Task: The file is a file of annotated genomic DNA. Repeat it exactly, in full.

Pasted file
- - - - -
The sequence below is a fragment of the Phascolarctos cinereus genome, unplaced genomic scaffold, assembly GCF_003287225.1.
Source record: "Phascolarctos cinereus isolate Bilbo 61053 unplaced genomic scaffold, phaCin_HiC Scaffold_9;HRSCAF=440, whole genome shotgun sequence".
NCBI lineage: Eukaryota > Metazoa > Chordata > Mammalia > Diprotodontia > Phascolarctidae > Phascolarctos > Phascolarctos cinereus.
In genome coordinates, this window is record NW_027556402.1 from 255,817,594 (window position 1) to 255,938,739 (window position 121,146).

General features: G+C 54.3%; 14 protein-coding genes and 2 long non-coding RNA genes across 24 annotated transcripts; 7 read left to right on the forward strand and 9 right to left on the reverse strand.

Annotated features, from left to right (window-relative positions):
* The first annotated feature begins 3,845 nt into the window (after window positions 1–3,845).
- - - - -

The sequence below is a fragment of the Phascolarctos cinereus genome, unplaced genomic scaffold, assembly GCF_003287225.1.
Source record: "Phascolarctos cinereus isolate Bilbo 61053 unplaced genomic scaffold, phaCin_HiC Scaffold_9;HRSCAF=440, whole genome shotgun sequence".
NCBI lineage: Eukaryota > Metazoa > Chordata > Mammalia > Diprotodontia > Phascolarctidae > Phascolarctos > Phascolarctos cinereus.
In genome coordinates, this window is record NW_027556402.1 from 255,817,594 (window position 1) to 255,938,739 (window position 121,146).

General features: G+C 54.3%; 14 protein-coding genes and 2 long non-coding RNA genes across 24 annotated transcripts; 7 read left to right on the forward strand and 9 right to left on the reverse strand.

Annotated features, from left to right (window-relative positions):
* The first annotated feature begins 3,845 nt into the window (after window positions 1–3,845).